It was 8:00 a.m. on a Monday morning, and Fr. Campbell was ringing the bell that marked the beginning of the school day at Nativity School of Worcester, MA. Nativity is an independent, Jesuit middle school for inner-city boys living in the vulnerable neighborhoods of Worcester, who have few or no options for attending a private school. I was starting my theological field placement there for the next month and a half. I had never taught middle school before; my teaching experience was limited to being Dean of St. George’s College in Kingston, Jamaica for two years or so, and now I dreaded that I would find this difficult placement painful. To my surprise it was great.
The Nativity School of Worcester fosters orderly learning, discipline and personal safety to students who need it most. It is a remarkable place with a mission of providing children of economically disadvantaged families with a first-class Jesuit middle school education, reinforced by character building, sound social values and a strong sense of community, in an extremely challenging intellectual environment.
The school accommodates boys from the fifth through the eight grades, with a rigorous schedule overseen by many caring and loving teachers immersed in the Ignatian tradition. Many of them are graduates of the Jesuit College of the Holy Cross in Worcester itself. The day starts at 8:00 a.m. and continues until 6:30 p.m., including daily individual tutoring and group study and diverse sports activities. The teachers offer sound mentoring to the children, who would not find it otherwise. The students themselves come from all ethnic groups: Latinos, African American, Caucasian and Asian.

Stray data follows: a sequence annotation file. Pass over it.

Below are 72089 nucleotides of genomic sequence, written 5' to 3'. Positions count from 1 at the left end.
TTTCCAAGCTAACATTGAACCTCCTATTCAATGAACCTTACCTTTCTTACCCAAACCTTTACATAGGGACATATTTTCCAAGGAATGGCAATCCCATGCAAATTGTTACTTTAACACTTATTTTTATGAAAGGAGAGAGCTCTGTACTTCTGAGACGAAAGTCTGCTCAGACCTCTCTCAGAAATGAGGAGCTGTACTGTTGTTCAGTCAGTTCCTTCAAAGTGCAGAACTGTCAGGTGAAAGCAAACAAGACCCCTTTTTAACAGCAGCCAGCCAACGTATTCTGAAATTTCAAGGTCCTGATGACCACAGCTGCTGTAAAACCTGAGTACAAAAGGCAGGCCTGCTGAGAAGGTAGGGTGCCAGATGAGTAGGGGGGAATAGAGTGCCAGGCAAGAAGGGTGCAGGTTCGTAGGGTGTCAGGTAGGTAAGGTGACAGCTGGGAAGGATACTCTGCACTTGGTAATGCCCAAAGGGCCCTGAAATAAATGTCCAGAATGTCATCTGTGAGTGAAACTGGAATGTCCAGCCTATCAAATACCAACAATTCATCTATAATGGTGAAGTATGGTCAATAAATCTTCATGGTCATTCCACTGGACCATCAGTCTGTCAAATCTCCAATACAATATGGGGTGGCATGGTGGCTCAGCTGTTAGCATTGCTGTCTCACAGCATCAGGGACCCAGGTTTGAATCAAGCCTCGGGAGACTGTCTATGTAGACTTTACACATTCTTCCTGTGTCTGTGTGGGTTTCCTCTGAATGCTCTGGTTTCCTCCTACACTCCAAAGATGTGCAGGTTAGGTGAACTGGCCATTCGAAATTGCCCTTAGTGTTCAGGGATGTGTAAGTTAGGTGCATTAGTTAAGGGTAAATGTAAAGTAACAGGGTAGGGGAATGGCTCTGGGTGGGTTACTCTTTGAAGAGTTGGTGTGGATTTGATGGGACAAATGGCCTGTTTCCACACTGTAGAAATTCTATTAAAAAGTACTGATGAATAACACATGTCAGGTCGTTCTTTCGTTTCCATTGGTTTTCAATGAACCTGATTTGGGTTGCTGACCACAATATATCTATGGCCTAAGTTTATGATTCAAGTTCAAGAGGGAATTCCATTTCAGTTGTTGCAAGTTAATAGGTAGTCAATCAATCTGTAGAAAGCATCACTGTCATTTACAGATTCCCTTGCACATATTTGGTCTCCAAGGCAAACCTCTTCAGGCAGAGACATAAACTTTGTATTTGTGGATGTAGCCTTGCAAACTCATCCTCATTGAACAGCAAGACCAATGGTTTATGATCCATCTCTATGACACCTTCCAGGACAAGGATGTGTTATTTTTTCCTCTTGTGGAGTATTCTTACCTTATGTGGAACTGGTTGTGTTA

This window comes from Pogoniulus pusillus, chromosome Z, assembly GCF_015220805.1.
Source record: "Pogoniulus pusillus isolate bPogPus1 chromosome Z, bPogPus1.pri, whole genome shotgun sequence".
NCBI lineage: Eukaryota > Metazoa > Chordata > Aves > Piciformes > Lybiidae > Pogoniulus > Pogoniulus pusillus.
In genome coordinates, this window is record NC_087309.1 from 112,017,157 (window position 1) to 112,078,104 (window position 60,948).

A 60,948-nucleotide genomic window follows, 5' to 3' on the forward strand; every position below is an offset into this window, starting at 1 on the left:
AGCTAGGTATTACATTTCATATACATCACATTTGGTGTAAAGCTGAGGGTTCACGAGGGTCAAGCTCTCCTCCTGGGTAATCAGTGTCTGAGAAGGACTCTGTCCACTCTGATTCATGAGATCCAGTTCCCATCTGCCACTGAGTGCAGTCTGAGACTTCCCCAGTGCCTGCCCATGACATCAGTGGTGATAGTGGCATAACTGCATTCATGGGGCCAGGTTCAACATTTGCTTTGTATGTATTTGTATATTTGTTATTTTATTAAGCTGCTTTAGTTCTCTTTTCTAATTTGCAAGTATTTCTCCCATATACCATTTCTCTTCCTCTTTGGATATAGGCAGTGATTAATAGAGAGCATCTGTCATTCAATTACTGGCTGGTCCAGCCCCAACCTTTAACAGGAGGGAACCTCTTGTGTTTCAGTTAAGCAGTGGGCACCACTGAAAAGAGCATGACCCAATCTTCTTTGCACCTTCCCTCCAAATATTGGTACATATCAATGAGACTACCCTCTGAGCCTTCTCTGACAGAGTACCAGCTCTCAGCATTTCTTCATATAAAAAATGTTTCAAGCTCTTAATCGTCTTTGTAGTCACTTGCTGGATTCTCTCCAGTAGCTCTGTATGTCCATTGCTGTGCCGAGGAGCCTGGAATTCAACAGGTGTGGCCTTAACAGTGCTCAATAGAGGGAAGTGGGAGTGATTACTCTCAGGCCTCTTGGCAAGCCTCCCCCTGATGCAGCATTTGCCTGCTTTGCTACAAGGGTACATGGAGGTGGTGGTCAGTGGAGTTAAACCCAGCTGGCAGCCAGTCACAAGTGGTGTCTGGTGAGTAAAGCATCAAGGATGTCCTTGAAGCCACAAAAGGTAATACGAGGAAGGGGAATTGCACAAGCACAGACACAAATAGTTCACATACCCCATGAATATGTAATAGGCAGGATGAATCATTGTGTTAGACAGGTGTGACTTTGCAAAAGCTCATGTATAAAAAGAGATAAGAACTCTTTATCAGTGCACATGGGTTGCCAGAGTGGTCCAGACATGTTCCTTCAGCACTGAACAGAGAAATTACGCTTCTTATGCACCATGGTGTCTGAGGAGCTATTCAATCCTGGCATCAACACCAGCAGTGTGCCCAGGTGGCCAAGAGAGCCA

My role at the school was quite eclectic. I filled the vacant spot of a teacher who was on leave, but often I also spent time just talking to students and teachers alike, and even preparing hearty Jamaican meals for the many hungry young people: oxtail, jerk chicken and curry goat!
The school offers a remarkable example of community life: there was never a day that was gloomy or uneventful! I was often asked whether I was a Jesuit, since for many students, I was the first black Jesuit they had ever met. It changed their perspective on the Society of Jesus, just as the students taught me that I am never too old to grow and triumph over difficulties. My time at Nativity Worcester has expanded my passion as a Jesuit and my love for education. Truly, the students at Nativity Worcester have made me smile!
I would like to thank Fr. William Campbell, S.J. (Principal) and Fr. James Hayes, S.J. (Rector of the Jesuit Community) for helping me process my experience.
Michael Davidson is completing the second year of his Master of Divinity program and looking forward to returning to full-time ministry in Jamaica.